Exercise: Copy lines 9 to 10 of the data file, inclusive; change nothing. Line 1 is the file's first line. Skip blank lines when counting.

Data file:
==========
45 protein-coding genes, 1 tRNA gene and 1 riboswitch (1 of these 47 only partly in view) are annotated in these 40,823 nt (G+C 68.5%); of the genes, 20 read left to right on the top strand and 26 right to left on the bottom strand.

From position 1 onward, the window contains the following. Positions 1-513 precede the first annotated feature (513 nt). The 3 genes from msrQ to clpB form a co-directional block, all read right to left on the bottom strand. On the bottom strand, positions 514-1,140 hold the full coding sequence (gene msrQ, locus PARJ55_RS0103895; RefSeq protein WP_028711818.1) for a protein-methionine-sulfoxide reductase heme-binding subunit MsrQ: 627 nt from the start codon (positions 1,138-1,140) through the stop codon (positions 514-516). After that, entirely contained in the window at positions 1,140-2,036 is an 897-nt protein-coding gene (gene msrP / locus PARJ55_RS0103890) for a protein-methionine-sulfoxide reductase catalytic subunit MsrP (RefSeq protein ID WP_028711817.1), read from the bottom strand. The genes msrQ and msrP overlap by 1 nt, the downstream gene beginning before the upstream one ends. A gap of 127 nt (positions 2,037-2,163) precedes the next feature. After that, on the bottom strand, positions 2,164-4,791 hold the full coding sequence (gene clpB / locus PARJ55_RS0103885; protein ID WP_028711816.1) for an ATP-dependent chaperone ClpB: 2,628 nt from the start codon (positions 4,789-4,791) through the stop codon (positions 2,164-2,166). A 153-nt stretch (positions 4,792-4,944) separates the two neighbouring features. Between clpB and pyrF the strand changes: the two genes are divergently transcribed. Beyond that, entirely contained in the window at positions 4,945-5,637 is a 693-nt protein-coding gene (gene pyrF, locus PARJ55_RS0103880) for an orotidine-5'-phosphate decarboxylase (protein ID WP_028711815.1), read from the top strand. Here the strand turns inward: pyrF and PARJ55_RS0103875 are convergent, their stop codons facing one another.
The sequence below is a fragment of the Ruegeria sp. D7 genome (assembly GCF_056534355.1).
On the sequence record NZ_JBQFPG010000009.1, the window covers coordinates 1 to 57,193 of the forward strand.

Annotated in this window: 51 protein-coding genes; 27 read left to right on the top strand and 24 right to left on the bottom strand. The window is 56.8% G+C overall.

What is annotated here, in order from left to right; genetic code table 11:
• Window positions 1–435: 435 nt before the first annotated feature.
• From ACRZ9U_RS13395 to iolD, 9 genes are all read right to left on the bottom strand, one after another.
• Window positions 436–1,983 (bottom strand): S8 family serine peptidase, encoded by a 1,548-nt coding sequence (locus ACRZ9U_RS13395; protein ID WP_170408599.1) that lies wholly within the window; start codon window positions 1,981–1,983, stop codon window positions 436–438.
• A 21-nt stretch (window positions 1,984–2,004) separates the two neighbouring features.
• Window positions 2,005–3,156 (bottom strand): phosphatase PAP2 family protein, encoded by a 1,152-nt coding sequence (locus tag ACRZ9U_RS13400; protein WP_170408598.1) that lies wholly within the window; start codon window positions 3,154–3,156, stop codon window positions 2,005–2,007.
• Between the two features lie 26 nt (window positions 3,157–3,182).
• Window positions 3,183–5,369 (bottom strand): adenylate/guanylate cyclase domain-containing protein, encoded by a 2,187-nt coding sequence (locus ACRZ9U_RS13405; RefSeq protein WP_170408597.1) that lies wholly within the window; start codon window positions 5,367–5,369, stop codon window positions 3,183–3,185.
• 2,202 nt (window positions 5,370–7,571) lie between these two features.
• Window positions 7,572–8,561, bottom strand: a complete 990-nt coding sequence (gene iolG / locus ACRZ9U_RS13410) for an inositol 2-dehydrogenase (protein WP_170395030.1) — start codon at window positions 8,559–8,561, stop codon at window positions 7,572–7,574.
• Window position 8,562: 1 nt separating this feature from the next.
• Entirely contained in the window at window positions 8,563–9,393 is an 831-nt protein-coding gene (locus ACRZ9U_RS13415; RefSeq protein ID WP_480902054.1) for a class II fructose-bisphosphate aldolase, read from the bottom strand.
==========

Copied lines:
• Window positions 436–1,983 (bottom strand): S8 family serine peptidase, encoded by a 1,548-nt coding sequence (locus ACRZ9U_RS13395; protein ID WP_170408599.1) that lies wholly within the window; start codon window positions 1,981–1,983, stop codon window positions 436–438.
• A 21-nt stretch (window positions 1,984–2,004) separates the two neighbouring features.